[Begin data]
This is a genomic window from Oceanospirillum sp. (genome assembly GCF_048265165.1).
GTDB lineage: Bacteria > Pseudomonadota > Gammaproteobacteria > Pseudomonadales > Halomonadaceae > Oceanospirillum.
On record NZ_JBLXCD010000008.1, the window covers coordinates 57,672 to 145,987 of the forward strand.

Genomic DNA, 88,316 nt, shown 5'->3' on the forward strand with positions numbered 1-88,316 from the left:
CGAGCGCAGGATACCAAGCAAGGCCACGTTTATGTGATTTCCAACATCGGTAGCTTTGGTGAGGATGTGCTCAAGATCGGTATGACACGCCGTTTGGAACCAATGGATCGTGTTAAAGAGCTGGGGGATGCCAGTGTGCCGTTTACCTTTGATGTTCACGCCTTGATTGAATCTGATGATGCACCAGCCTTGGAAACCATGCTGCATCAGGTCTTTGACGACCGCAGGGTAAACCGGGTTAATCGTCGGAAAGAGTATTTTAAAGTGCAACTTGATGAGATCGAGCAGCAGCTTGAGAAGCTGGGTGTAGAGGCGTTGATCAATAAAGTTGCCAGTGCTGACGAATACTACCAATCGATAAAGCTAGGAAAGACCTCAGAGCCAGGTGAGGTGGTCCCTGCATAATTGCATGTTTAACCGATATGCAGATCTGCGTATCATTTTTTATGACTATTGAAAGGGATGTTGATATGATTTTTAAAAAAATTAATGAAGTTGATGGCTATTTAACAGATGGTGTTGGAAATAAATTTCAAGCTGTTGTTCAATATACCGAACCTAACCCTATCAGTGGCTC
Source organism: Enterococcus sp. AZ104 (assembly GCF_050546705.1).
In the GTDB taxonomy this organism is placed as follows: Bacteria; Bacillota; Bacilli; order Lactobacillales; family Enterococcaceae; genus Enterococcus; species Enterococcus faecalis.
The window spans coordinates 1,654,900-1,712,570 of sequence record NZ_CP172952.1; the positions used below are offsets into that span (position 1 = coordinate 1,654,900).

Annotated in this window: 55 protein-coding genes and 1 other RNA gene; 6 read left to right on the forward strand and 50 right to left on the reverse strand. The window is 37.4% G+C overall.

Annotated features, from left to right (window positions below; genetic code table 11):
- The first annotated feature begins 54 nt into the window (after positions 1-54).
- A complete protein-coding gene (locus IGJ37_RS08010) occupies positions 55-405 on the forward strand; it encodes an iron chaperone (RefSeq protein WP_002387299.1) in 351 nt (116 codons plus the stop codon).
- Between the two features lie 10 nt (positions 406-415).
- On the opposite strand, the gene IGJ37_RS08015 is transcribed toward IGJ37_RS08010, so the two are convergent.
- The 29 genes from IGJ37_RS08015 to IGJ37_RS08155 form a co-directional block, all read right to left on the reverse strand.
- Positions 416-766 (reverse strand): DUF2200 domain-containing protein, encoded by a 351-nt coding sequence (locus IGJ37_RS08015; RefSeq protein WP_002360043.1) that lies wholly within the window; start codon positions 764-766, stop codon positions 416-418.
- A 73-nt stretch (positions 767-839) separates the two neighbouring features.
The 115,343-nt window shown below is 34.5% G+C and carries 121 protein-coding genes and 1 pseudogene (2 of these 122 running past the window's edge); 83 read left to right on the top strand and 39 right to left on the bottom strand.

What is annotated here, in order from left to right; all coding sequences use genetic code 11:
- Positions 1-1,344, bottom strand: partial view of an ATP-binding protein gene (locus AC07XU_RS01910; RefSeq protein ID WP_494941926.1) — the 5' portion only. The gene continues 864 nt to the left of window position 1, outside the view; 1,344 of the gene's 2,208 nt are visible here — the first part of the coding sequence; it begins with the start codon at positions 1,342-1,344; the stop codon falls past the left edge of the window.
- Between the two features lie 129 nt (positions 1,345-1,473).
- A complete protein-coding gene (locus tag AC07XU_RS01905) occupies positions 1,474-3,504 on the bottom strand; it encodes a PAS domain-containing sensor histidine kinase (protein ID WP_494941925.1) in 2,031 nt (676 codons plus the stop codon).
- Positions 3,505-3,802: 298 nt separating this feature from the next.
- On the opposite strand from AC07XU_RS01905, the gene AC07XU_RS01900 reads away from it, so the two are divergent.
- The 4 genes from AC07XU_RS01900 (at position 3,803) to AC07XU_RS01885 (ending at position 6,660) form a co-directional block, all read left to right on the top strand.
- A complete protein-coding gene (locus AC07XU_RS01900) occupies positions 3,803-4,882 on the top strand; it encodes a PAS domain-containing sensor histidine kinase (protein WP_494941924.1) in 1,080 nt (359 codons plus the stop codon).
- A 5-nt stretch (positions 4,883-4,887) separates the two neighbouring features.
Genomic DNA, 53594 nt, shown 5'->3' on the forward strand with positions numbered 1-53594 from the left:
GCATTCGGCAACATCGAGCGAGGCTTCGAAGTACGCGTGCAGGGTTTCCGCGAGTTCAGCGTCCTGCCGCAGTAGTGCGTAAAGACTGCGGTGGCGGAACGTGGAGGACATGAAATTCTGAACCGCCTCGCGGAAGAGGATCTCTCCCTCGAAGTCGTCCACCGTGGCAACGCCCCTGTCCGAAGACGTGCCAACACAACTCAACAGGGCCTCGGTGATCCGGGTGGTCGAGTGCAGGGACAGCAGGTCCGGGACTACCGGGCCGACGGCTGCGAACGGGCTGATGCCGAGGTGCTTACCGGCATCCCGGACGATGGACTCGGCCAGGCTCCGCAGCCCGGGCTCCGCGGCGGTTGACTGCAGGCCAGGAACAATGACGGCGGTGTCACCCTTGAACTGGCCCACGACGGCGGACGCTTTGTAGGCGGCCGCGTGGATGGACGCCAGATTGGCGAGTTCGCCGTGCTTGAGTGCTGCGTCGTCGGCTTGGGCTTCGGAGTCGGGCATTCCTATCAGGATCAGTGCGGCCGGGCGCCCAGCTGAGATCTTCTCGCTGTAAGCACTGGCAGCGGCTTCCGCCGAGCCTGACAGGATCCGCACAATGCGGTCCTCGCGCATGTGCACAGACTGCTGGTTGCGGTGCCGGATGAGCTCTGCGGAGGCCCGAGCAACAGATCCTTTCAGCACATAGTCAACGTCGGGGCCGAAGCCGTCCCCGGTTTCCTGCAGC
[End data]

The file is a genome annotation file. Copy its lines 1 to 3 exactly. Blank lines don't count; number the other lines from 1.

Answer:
This is a genomic window from Oceanospirillum sp. (genome assembly GCF_048265165.1).
GTDB lineage: Bacteria > Pseudomonadota > Gammaproteobacteria > Pseudomonadales > Halomonadaceae > Oceanospirillum.
On record NZ_JBLXCD010000008.1, the window covers coordinates 57,672 to 145,987 of the forward strand.